Update on 15 Feb 2016 : Went to Putrajaya then JPN Selangor, we finally got the letter stating that the application was approved! The letter was issued on May 2014 but for some reason my family had not received it. We submitted the required documents, JPN will issue us a certificate of nationality between 3 to 6 months. Yeah, she got it!
Ever since I knew that child born abroad to Malaysian mothers could apply for Malaysian citizenship, I have been preparing the documents to apply Malaysian citizenship for Aelig the next time I go back to Malaysia. Finally, mission accomplished and now fingers crossed for the application result.
We arrived at Putrajaya around 2pm. We wasted some times looking for the Jabatan Pendaftaran Negara (JPN) as I forgot that Putrajaya was divided into many Precincts. JPN is located in Precinct 3, not far from the pink Putra Mosque.
The main entrance to JPN at Putrajaya.
The citizenship department is located in level 1.
Once arrived, I went towards the receptionist stating my purpose of visit. She checked some of the documents:
1. Malaysian marriage certificate (I'm so glad I took the hassle to apply for this cert even though my civil wedding was carried out in France)
2. Aelig's birth certificate (They accepted the French-issued multi-lingual birth certificate without problem)
3. Aelig's passport
I sensed that the whole purpose was to make sure that we got married before having Aelig. This was one of the conditions that we have to meet before handling in our application.
She then proceeded by giving me the application form (Borang B).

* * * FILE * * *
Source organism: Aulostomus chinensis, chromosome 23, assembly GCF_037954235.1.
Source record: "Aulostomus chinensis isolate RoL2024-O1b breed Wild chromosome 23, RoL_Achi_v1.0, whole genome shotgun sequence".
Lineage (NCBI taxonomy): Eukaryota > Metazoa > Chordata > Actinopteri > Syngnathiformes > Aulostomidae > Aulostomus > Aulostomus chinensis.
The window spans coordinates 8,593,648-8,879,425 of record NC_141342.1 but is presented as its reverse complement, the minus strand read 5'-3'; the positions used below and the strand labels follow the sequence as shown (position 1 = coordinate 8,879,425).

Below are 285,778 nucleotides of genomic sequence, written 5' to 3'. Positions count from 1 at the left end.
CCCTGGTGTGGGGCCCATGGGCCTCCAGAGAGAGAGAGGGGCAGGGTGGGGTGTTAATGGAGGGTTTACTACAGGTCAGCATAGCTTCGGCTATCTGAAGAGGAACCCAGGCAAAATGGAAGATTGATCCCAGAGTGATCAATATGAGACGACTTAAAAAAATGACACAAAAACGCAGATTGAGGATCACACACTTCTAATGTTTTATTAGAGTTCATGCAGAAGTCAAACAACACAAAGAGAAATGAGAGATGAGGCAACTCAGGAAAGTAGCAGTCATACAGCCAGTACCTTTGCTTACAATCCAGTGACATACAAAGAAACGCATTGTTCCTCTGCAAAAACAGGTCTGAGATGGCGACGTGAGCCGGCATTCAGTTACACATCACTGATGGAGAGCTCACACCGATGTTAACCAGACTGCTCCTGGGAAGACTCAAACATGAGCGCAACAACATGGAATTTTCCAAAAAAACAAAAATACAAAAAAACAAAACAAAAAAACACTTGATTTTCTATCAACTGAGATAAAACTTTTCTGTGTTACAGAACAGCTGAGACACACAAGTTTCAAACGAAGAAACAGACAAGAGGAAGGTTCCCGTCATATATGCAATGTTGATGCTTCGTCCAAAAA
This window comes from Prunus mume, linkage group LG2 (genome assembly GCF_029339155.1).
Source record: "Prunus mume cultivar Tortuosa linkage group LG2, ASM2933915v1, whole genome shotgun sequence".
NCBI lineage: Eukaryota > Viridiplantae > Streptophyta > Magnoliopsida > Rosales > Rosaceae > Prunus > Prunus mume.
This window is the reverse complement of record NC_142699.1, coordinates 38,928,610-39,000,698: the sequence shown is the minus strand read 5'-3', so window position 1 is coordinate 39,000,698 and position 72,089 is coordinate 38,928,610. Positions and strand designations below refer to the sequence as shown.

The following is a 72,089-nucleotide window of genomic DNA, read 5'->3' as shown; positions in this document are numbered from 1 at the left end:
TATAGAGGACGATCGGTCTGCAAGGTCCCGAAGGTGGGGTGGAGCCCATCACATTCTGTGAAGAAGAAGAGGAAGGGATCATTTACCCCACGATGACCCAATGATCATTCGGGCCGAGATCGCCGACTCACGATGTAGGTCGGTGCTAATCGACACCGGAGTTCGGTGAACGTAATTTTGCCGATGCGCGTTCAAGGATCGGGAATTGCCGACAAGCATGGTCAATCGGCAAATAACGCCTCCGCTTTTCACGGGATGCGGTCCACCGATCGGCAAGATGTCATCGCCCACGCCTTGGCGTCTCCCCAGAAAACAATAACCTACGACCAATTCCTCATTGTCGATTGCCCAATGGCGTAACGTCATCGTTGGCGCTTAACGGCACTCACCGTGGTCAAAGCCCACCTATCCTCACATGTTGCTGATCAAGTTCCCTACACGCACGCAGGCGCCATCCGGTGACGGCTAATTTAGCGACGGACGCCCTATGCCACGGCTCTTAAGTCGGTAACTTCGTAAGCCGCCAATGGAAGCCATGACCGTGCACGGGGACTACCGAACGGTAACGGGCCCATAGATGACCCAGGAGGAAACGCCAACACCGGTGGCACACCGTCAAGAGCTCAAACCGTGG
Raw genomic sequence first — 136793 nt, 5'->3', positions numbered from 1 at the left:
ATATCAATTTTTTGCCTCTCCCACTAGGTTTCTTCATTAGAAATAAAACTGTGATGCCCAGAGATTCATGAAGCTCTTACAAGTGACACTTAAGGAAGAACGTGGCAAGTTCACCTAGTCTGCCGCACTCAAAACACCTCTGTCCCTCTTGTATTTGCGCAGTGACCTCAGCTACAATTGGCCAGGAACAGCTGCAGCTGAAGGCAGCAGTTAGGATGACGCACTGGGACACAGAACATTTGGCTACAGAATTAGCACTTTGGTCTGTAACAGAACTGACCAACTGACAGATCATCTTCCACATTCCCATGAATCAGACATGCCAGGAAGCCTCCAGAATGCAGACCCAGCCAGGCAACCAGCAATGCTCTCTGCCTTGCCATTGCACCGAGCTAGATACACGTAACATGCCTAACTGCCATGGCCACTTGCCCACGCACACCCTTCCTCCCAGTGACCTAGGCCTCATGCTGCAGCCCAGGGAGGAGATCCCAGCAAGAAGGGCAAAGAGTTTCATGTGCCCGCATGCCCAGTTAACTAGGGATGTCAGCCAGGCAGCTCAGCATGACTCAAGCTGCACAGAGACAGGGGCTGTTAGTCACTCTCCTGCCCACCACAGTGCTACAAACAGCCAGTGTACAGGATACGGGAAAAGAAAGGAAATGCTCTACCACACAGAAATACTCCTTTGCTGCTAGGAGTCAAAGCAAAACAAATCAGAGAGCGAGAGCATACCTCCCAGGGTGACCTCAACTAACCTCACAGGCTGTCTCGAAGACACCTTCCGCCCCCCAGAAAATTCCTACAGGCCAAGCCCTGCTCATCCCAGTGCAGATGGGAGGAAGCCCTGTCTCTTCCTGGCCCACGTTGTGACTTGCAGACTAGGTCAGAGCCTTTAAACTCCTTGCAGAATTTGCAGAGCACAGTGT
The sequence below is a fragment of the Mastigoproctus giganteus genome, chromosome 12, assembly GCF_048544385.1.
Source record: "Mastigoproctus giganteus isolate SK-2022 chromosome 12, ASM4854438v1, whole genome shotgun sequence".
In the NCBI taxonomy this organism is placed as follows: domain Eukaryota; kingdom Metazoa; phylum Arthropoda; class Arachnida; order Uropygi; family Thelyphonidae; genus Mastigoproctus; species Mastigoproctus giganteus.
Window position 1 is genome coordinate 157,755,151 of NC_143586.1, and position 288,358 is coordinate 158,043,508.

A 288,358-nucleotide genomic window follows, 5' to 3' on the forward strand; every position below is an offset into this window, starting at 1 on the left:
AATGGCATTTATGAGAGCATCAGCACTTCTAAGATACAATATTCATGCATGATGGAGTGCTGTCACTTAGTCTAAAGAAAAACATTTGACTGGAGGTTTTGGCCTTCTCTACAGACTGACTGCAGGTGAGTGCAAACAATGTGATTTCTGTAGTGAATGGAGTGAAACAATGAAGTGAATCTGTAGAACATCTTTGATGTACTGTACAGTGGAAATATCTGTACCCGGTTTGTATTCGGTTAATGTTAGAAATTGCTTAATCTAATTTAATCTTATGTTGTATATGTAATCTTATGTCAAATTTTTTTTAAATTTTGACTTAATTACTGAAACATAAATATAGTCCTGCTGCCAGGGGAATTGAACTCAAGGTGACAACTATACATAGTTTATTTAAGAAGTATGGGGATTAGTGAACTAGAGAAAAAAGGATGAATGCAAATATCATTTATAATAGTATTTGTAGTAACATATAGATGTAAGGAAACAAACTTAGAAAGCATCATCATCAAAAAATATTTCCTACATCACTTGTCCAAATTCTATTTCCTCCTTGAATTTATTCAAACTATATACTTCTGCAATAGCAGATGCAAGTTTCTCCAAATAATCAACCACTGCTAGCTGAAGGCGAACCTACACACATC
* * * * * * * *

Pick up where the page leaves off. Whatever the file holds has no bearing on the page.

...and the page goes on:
And she asked me a question that costed me RM70.
"Did you wear long pants?"
"No". I showed her my blue short pants.
"Well, you will not be allowed to go through the process with this pants. Please come back tomorrow."
I was a bit surprised. I do not remember this attire request when I came to JPN last time for the "Certificat de célibataire".
Well, I decided to respect the requirement and asked for direction towards the closest shopping mall and bought myself a pair of jeans. Problem solved.
I took some times to carefully filled out the application form. Here are the required documents (original + 1 photocopy):
1. Child's birth certificate
2. Child's passport
3. Child's photos (3 pieces)
4. Child's first time entering Malaysia (photocopy of the page in the passport)
5. Applicant's birth certificate (I'm the applicant in this case)
6. Applicant's IC
7. Applicant's passport
8. Father's birth certificate (translated in English or Malay)
9. Father's passport
10. Parents' marriage certificate
At that time we were the only applicant at the Citizen department. We were handed a number and moved to another counter. The officer checked through the application form and I had to modify two information:
1. Aelig's race.
In the application form there was Malay, Chinese, Indian and Others. I checked "Others" and put a side note that she was a mixed between Malaysian and French.
Well, the officer insisted that I had to choose between Chinese or French. I hesitated. For me she is Malaysian French. Eventually I chose Chinese, now I regretted. She would probably have more chance if she is grouped in "Others".
2. Aelig's religion
I entered no religion for Aelig. It was apparently not an acceptable answer. Again, we needed to choose. We explained that she has no religion but the officer did not seem to understand. To move on I kindly asked him to check "Christian".
I would say that the whole process was very pleasant and the officers were polite and professional. They verified the photocopies from the original one and chatted with us from time to time. At one point Aelig heard us saying "Terima Kasih" (Thank you in Malay) so she repeated it. The officer was interested in knowing if she knows other Malay words, but she didn't want to corporate. She did sing part of "Chan Mali Chan" in front of them though. I hope this would win their heart and eventually grant her the citizenship. Fingers crossed!
Side note: Hubby was very impressed by the courtesy shown by the government servants he dealed with in Putrajaya. He felt that they are way better than the French civil servants in terms of attitude and service.